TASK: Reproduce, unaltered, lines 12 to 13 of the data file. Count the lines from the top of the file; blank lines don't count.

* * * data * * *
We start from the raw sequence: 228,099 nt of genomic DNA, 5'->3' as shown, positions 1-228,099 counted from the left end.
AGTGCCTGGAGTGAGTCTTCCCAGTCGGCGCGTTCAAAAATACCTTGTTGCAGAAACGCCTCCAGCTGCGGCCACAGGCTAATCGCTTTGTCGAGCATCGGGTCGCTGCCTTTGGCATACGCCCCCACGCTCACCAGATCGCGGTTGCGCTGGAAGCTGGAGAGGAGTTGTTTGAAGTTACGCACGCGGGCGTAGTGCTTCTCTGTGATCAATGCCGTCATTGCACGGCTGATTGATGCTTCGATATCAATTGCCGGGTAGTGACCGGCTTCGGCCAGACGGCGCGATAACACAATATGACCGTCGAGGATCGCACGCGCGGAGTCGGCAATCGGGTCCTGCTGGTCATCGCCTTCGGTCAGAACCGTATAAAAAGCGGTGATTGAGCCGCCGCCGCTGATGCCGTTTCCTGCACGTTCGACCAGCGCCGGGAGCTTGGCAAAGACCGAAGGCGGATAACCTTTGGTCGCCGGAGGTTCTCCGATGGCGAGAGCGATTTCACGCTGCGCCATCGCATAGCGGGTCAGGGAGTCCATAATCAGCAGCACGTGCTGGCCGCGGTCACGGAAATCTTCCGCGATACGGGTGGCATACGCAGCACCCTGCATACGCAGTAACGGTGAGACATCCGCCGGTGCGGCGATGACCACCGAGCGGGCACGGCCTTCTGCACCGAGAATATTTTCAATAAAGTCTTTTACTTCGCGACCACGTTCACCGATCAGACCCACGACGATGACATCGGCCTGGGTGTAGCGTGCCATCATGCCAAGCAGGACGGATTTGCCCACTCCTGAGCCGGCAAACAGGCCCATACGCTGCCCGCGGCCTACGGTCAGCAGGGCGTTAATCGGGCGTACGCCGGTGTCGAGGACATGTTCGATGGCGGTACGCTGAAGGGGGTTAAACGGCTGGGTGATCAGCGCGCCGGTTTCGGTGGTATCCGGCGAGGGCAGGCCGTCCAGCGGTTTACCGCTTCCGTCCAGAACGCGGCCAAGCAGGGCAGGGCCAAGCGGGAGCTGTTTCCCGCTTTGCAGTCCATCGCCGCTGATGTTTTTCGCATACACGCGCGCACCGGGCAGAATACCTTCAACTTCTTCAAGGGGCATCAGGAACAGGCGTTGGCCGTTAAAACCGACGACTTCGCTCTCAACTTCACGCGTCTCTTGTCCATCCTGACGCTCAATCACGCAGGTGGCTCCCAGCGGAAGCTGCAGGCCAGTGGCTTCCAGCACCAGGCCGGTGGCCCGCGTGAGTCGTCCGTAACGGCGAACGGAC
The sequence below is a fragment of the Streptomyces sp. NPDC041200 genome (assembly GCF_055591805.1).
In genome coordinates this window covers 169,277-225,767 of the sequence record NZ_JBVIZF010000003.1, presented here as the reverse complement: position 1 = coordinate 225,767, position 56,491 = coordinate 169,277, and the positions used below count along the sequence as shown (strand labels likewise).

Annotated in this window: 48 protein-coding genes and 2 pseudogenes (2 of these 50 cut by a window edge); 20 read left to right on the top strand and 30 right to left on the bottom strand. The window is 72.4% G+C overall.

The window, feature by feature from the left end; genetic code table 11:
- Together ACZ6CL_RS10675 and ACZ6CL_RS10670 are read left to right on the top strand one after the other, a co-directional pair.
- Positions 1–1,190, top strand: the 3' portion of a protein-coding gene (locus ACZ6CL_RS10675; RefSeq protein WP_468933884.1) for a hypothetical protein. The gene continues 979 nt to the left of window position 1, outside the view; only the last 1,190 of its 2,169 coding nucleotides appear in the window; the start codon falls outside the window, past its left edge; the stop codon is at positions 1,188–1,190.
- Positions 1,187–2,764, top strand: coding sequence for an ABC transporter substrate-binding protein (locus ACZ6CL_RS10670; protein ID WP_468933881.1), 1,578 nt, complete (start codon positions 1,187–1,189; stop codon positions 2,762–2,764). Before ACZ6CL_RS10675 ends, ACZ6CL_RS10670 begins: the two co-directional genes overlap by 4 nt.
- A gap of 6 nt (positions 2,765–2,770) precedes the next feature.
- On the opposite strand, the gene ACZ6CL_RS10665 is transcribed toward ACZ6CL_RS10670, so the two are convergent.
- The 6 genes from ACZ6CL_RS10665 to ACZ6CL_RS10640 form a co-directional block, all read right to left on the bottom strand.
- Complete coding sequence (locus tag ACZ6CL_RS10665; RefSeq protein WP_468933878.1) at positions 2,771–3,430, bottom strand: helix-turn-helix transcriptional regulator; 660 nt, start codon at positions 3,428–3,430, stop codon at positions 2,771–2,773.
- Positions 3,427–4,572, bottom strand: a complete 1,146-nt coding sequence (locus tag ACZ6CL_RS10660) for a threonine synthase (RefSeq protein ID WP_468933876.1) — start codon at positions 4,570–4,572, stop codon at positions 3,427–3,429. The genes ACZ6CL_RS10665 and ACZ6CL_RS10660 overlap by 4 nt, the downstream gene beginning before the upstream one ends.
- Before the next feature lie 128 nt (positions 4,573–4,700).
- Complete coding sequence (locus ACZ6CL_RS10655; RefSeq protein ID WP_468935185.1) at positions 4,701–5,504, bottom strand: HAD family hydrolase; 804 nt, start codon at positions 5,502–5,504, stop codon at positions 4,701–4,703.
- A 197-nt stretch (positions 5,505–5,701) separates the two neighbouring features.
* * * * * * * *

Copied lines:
- The 6 genes from ACZ6CL_RS10665 to ACZ6CL_RS10640 form a co-directional block, all read right to left on the bottom strand.
- Complete coding sequence (locus tag ACZ6CL_RS10665; RefSeq protein WP_468933878.1) at positions 2,771–3,430, bottom strand: helix-turn-helix transcriptional regulator; 660 nt, start codon at positions 3,428–3,430, stop codon at positions 2,771–2,773.